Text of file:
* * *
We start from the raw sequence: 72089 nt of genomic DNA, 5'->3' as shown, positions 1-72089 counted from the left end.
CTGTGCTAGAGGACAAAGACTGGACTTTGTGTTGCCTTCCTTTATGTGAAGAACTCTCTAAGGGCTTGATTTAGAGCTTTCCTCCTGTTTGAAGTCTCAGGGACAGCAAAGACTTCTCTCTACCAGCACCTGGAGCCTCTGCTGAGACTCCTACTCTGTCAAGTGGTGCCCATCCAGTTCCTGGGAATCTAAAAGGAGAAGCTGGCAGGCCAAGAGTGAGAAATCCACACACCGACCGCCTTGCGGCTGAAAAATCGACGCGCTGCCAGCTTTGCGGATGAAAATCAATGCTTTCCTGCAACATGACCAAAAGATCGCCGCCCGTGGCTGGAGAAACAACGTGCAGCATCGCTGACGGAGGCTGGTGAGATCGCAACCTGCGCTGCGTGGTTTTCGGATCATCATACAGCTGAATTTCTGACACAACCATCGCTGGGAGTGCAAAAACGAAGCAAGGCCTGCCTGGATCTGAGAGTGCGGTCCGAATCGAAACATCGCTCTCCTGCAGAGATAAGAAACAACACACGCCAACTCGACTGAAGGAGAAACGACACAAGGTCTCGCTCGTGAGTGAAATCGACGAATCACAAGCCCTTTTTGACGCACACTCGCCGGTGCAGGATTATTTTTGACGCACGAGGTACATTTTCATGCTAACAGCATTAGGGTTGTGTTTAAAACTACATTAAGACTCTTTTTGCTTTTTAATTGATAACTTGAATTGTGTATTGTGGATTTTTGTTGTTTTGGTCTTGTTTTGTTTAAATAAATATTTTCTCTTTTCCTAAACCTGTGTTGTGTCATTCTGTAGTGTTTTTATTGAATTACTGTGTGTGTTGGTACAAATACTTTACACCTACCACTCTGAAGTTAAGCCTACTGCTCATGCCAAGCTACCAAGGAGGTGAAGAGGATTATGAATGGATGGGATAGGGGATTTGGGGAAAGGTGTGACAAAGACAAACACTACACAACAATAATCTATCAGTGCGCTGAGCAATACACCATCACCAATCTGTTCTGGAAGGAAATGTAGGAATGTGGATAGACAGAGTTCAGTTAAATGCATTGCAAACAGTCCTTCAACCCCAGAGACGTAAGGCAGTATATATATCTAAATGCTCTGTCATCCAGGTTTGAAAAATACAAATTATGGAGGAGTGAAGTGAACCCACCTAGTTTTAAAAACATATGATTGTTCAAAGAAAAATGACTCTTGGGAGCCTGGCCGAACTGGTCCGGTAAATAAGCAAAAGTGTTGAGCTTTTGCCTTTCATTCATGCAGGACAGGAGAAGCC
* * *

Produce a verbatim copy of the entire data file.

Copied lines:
We start from the raw sequence: 72089 nt of genomic DNA, 5'->3' as shown, positions 1-72089 counted from the left end.
CTGTGCTAGAGGACAAAGACTGGACTTTGTGTTGCCTTCCTTTATGTGAAGAACTCTCTAAGGGCTTGATTTAGAGCTTTCCTCCTGTTTGAAGTCTCAGGGACAGCAAAGACTTCTCTCTACCAGCACCTGGAGCCTCTGCTGAGACTCCTACTCTGTCAAGTGGTGCCCATCCAGTTCCTGGGAATCTAAAAGGAGAAGCTGGCAGGCCAAGAGTGAGAAATCCACACACCGACCGCCTTGCGGCTGAAAAATCGACGCGCTGCCAGCTTTGCGGATGAAAATCAATGCTTTCCTGCAACATGACCAAAAGATCGCCGCCCGTGGCTGGAGAAACAACGTGCAGCATCGCTGACGGAGGCTGGTGAGATCGCAACCTGCGCTGCGTGGTTTTCGGATCATCATACAGCTGAATTTCTGACACAACCATCGCTGGGAGTGCAAAAACGAAGCAAGGCCTGCCTGGATCTGAGAGTGCGGTCCGAATCGAAACATCGCTCTCCTGCAGAGATAAGAAACAACACACGCCAACTCGACTGAAGGAGAAACGACACAAGGTCTCGCTCGTGAGTGAAATCGACGAATCACAAGCCCTTTTTGACGCACACTCGCCGGTGCAGGATTATTTTTGACGCACGAGGTACATTTTCATGCTAACAGCATTAGGGTTGTGTTTAAAACTACATTAAGACTCTTTTTGCTTTTTAATTGATAACTTGAATTGTGTATTGTGGATTTTTGTTGTTTTGGTCTTGTTTTGTTTAAATAAATATTTTCTCTTTTCCTAAACCTGTGTTGTGTCATTCTGTAGTGTTTTTATTGAATTACTGTGTGTGTTGGTACAAATACTTTACACCTACCACTCTGAAGTTAAGCCTACTGCTCATGCCAAGCTACCAAGGAGGTGAAGAGGATTATGAATGGATGGGATAGGGGATTTGGGGAAAGGTGTGACAAAGACAAACACTACACAACAATAATCTATCAGTGCGCTGAGCAATACACCATCACCAATCTGTTCTGGAAGGAAATGTAGGAATGTGGATAGACAGAGTTCAGTTAAATGCATTGCAAACAGTCCTTCAACCCCAGAGACGTAAGGCAGTATATATATCTAAATGCTCTGTCATCCAGGTTTGAAAAATACAAATTATGGAGGAGTGAAGTGAACCCACCTAGTTTTAAAAACATATGATTGTTCAAAGAAAAATGACTCTTGGGAGCCTGGCCGAACTGGTCCGGTAAATAAGCAAAAGTGTTGAGCTTTTGCCTTTCATTCATGCAGGACAGGAGAAGCC